Brianís Cross-USA Bicycle Tour
Day 10 - Wednesday, June 27, 2001
Some days you wake up and know you're not looking forward to riding. A couple of days ago the rain had conveniently stopped before sunrise. Not today. There's nothing worse than having to break camp and pack a soggy tent while it's raining. Even riding in the rain is better than that! Taking a rest day today wasn't really a good option, as I would have been reduced to eating my bagels with peanut butter and jelly (and assorted snacks) for the next four meals.
I had one of my bagels for breakfast and headed south on 20 in the rain. Much to my surprise, I encountered another campground with a cafe just five miles south - it wasn't listed in any of my books.
So I went in for a "real" breakfast. Moments later, one of the locals showed up for coffee and had struck up a conversation with the cook and I. Apparently he and a few buddies of his had done some bicycle touring in France in '55. Soon we began to discuss route particulars, as the cook pulled out some maps from behind the counter.
Just for a change of scenery, I crossed the Pend Oreille River at the town of Usk and rode on the east side instead of the west. I was wondering why these towns existed along the river, until I saw the plants where they make the logs and load them onto logging trucks.
I realized I had crossed from Washington into Idaho when the type of pavement changed just before the intersection with US 2 - no big welcome signs when you're on a little road. After that, I headed east on US 2 to get to Sandpoint.
I stopped for a snack at a gas station about 15 miles west of Sandpoint and had a conversation with the cashier.
"Which way are you headed?", she asked.
"Sandpoint.", I replied.
"Do you know what you're getting into?"
"Umm, a big hill?"
"No, five miles of construction. They've got the road all torn up and it's all dirt."
"Maybe you could flag down a pickup truck to get a ride through the construction."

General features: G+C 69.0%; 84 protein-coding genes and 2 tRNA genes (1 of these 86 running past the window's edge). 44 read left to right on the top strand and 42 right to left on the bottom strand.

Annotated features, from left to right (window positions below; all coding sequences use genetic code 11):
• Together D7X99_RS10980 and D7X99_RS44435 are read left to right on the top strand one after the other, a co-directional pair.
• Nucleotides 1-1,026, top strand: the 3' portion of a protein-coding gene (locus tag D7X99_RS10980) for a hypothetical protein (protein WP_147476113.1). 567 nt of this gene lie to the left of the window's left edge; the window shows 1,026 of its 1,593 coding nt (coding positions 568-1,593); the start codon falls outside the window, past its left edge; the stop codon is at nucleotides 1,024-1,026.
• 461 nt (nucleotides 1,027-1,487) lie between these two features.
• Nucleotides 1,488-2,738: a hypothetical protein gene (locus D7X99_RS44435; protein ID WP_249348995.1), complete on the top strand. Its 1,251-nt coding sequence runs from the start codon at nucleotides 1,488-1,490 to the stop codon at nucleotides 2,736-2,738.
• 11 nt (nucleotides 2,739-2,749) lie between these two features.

(Shouldn't be too hard to do in Idaho, I thought.)
Now I've ridden on dirt before, so I wasn't too particularly worried. But I thanked her for the advice anyway and continued on.
Nine miles west of Sandpoint I hit the construction area. It was 7 miles instead of 5. At that point the road immediately turned to dirt, with no shoulder and bearly wide enough for an RV, much less a truck. The rain had turned much of the dirt into mud.
Luckily I was able to come up with a plan. An RV pulling a car with Ohio plates in front had slowed down to 10 mph through the construction zone. So I just pulled in line behind him and rode in his tire tracks. Smooth going for a while, and I could certainly keep up with his 10 mph pace (18 mph maximum in some spots). Cars and trucks piled up behind up us for as far as the eye could see, but as long as it was the RV that was holding up the traffic, nobody honked. I even had to coast and apply the brakes a couple of times.
Soon the road got worse, with ruts appearing everywhere - I had to back off from the RV to be sure I could react to the ruts in time. I noticed it had stopped raining and I had wanted to take off my raincoat and grab a sip of water, but there was no stopping now. Then parts of the road had big chunks of gravel embedded in the dirt/mud, bouncing me and the bike up and down like a jackhammer.
One time I was braking to avoid getting too close to the RV, which had slowed to 6 mph up one of the hills, and I had to dismount, since I was losing my momentum as the somewhat solid dirt I was on instantly changed to mud. I pulled off the the side, waved a few cars by, then ran up to the top of the hill with the bike (only about 20 steps or so), got back on and found a place in line again. Felt like a mountain bike race!
When they said construction 7 miles they weren't kidding, it was the *whole* 7 miles that was torn up! I could have given up and waited for a pickup to give me a ride, but I wouldn't have been able to get through the area faster, would I? :-)
Once I got into town I had no problems finding the mountain bike shop to get my long-awaited replacement pedals. Due to their location, they get a lot of bike tourists passing through. The guys at the shop asked if I had the Adventure Cycling maps, and I explained the story that I originally had the maps, but then didn't think I was going to take Highway 20 through Washington, so I gave away the maps, etc., etc. He mentioned that the maps used a better route that crossed the river and avoided the construction! Aaarrrgghhh!
"I have a reservation for one night - could you change it to two nights?", I said as I checked into the hotel for the evening.